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Food of the month - Lentils

January 2015

A new year - and that often means we rethink our lifestyle and make decisions to be fitter, healthier, drink less, eat better and altogether improve ourselves!

One easy way to step up a level is to include lentils in your diet. They are already often a key staple in vegetarian diets; but for the rest of us they are also equally good. Low in calories and high in nutrition, lentils are perfect for a big range of dishes.

Lentils, which come from a bushy plant, were one of the first crops domesticated in the near east and archeological evidence shows they were eaten around 10,000 years ago or even earlier.

They are classed as an edible pulse, and come in a range of colours from yellow to reddy orange to green brown, white and black. Brown are generally the most common and the least expensive, while French green lentils, called Puy lentils, can be some of the most expensive around. They are sold in different forms, sometimes split into halves.

Previous Health Foods of the Month...

Cranberries

Pork

Pheasant


 

Diet & Supplements Index

Waitrose Recipes

Lentils have an exceptionally high level of protein, about a third of the calories they supply are from proteins which include certain essential amino acids.

They also contain folate and magnesium, both of which play a part in keeping a heart healthy. Folate lowers homocysteine levels, which can be a risk factor for heart disease; while magnesium can help to improve blood flow, oxygen and nutrients throughout the body.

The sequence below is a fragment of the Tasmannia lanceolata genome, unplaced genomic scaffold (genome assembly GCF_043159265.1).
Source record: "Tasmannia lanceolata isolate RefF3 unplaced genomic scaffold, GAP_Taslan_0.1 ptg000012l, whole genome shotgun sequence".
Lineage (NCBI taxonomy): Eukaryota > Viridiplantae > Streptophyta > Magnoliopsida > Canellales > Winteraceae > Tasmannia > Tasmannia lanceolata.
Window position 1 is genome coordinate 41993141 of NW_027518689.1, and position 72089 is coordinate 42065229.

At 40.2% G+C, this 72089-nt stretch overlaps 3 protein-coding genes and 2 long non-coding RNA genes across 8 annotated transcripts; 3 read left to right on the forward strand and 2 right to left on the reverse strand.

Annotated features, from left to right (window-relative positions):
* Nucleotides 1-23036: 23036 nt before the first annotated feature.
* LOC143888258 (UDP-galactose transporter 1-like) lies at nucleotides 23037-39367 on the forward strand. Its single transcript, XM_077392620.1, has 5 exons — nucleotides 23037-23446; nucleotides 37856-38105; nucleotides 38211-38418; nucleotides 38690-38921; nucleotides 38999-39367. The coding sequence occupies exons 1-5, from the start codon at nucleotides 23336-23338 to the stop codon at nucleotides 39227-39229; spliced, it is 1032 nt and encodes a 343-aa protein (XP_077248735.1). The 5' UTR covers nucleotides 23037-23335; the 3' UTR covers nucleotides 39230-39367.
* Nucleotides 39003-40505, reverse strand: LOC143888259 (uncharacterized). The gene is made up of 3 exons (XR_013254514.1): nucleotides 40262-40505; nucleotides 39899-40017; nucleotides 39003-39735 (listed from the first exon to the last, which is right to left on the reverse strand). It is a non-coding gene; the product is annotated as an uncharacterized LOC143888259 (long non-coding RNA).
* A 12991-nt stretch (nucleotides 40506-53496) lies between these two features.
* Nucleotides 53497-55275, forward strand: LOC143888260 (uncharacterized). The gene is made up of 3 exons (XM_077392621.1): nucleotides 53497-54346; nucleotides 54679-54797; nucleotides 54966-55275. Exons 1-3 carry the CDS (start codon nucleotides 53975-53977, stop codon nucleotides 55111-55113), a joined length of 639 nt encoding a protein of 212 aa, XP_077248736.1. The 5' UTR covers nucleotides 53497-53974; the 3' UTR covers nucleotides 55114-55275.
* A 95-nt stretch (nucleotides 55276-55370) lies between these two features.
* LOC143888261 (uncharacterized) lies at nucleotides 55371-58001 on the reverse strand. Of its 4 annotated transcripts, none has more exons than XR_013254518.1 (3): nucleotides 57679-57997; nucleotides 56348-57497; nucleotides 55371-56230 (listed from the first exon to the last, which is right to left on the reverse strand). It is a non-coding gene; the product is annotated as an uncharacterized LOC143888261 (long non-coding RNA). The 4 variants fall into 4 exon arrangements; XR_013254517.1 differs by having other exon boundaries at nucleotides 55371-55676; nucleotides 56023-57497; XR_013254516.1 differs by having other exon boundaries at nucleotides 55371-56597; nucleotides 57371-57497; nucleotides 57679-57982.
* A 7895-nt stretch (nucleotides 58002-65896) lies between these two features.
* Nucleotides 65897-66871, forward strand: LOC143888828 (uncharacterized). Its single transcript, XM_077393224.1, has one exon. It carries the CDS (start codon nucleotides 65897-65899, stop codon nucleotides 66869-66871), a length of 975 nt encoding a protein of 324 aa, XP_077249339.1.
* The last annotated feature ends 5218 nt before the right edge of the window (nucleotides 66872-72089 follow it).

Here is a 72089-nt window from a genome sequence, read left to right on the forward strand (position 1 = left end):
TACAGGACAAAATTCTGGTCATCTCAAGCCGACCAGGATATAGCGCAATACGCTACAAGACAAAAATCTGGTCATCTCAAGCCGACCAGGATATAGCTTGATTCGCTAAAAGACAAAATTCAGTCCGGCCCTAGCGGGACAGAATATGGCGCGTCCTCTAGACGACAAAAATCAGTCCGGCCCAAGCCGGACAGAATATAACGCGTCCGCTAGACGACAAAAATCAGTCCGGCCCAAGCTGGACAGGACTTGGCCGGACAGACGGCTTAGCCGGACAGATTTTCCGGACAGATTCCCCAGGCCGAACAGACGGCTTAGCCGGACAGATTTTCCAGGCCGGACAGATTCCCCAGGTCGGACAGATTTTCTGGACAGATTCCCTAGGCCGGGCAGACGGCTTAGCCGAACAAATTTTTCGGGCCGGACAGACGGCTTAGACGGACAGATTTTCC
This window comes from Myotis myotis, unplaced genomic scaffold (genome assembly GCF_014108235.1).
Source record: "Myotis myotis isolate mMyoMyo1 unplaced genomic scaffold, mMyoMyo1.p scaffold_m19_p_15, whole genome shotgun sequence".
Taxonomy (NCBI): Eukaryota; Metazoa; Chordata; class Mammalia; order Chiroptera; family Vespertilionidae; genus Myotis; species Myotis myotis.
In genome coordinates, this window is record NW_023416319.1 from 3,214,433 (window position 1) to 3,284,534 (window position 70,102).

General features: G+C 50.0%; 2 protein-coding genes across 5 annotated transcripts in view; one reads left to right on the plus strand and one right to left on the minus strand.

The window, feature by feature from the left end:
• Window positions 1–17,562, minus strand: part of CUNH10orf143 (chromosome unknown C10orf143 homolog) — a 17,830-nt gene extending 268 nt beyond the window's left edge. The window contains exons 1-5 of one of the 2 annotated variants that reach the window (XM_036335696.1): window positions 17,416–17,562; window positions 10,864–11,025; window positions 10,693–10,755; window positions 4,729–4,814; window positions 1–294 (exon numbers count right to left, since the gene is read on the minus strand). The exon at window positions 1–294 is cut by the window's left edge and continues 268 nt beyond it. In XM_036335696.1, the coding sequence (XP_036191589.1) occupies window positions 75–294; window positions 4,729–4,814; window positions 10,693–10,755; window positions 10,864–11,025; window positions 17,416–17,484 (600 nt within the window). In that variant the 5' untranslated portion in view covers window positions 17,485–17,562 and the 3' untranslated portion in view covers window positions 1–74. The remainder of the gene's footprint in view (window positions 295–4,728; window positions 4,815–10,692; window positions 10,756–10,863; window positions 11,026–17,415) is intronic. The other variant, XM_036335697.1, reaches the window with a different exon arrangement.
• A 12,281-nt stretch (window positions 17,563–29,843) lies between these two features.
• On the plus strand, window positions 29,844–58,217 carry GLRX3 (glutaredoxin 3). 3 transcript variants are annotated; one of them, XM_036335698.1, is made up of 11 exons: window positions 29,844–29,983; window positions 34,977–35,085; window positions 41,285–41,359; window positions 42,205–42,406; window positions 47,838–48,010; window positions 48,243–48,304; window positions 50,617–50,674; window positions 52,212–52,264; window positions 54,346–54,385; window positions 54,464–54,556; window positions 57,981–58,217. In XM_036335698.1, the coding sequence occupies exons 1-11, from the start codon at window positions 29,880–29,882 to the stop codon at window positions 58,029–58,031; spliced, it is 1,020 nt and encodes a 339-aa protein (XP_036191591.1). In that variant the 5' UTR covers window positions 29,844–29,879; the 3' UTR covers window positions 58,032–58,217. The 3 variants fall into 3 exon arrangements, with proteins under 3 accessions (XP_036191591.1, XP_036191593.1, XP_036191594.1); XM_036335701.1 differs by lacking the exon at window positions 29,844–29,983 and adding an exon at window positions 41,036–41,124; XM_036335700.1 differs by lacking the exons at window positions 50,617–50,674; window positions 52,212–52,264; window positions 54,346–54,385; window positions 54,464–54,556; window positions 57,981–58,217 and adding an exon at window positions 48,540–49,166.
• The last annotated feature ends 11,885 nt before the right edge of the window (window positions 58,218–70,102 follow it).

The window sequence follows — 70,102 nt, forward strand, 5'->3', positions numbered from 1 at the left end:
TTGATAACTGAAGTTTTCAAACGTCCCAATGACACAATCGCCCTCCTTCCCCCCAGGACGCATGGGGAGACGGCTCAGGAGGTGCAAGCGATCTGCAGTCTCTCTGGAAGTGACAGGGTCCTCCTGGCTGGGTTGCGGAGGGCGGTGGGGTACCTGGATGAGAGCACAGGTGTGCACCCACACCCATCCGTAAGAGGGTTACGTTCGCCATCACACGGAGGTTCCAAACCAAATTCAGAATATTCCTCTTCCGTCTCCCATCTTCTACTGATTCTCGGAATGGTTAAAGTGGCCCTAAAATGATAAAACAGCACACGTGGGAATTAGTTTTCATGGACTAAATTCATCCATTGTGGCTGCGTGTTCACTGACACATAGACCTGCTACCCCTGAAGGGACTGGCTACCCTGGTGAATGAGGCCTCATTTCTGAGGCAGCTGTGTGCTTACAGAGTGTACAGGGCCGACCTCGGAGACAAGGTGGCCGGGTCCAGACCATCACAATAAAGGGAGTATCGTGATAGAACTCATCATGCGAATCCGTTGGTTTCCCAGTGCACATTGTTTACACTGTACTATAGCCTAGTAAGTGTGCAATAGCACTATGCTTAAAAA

Lentils also contain potassium and some vitamin Bs. Different colours have slightly different levels of certain aspects, for instance green lentils are higher in fibre than red lentils. But that said, all lentils are a good source of fibre. This includes soluble fibre which can help reduce blood cholesterol and also insoluble fibre which can help digestive health. Lentils are also a very good source of iron; a one cup serving can provide over half of a person’s daily iron allowance.

Despite all these nutrients, one cup of cooked lentils will only contain around 230 calories.

Sometimes there is concern about using lentils because of confusion about whether they need to be soaked first to make them “safe”. Lentils do not need to be pre-soaked also some people like to leave them in cold water for maybe 15 minutes or so to reduce cooking time and also to improve digestibility.

Lentils are also easy to keep; simply store them in a cool, dark place – you don’t need to keep them in a refrigerator – and they will keep for up to a year.

There are so many great recipes available now using lentils that really there is no reason why most of us don’t include them as a staple part of our normal diets.

 

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